A Nearly Stressful Situation —a Case of Wellens Syndrome
This case report presents the electrocardiographic findings of a man in his 70s with Wellens syndrome. (Source: JAMA Internal Medicine)
Source: JAMA Internal Medicine - March 18, 2019 Category: Internal Medicine Source Type: research

Aspirin Use and Risk of Hepatocellular Carcinoma in Hepatitis B
Liver cancer (hepatocellular carcinoma [HCC]) incidence and mortality rates have been increasing in most countries for several decades. Currently, HCC is the second most common cause of cancer-related death in the world and represents the fastest rising cause of cancer-related deaths in the United States. Chronic hepatitis B virus (HBV) and hepatitis C virus are the primary underlying causes of HCC, with contributions from alcohol, tobacco, aflatoxin, obesity, and metabolic syndrome. In patients with chronic hepatitis C virus, the risk of HCC can be reduced rapidly with short-term, direct-acting antiviral medications. In c...
Source: JAMA Internal Medicine - March 18, 2019 Category: Internal Medicine Source Type: research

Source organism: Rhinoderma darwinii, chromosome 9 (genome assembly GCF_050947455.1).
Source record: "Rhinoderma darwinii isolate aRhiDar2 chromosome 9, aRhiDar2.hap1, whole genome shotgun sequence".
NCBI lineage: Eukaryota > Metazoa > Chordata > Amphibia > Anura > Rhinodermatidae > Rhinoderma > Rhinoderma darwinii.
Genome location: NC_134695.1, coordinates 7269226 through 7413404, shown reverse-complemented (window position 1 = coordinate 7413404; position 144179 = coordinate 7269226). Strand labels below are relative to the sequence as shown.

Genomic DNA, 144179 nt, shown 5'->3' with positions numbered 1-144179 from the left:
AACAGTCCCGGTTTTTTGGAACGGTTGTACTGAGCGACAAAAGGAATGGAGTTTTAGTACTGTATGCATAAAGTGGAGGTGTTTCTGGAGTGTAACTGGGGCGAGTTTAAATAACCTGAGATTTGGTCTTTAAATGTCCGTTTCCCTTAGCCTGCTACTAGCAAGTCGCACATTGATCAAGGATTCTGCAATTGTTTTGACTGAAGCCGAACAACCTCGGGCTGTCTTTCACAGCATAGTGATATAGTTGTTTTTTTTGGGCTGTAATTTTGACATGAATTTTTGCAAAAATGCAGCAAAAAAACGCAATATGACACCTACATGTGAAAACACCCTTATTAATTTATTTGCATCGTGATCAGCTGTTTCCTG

Formulary Placement of Branded Drugs in Medicare Prescription Drug Plans When Generics Are Available
This study examines Medicare Part D prescription drug plans to assess how often branded products were given more favorable formulary placement than generic products. (Source: JAMA Internal Medicine)
Source: JAMA Internal Medicine - March 18, 2019 Category: Internal Medicine Source Type: research

Association of Daily Aspirin Therapy With Risk of Hepatocellular Carcinoma in Patients With Chronic Hepatitis B
This nationwide cohort study examines the risk of hepatocellular carcinoma in Taiwanese patients with chronic hepatitis B who are receiving daily aspirin therapy. (Source: JAMA Internal Medicine)
Source: JAMA Internal Medicine - March 18, 2019 Category: Internal Medicine Source Type: research

Screening Ultrasonography as Adjunct to Screening Mammography Across the Spectrum of Breast Cancer Risk
This cohort study investigates the performance of screening mammography plus screening ultrasonography compared with screening mammography alone among women at low, intermediate, and high risk for breast cancer. (Source: JAMA Internal Medicine)
Source: JAMA Internal Medicine - March 18, 2019 Category: Internal Medicine Source Type: research

What Should I Know About Opioids?
This Patient Page describes the symptoms and recommended treatment options for patients with opioid use dissorder. (Source: JAMA Internal Medicine)
Source: JAMA Internal Medicine - March 18, 2019 Category: Internal Medicine Source Type: research

Precision Preventive Medicine —Ready for Prime Time?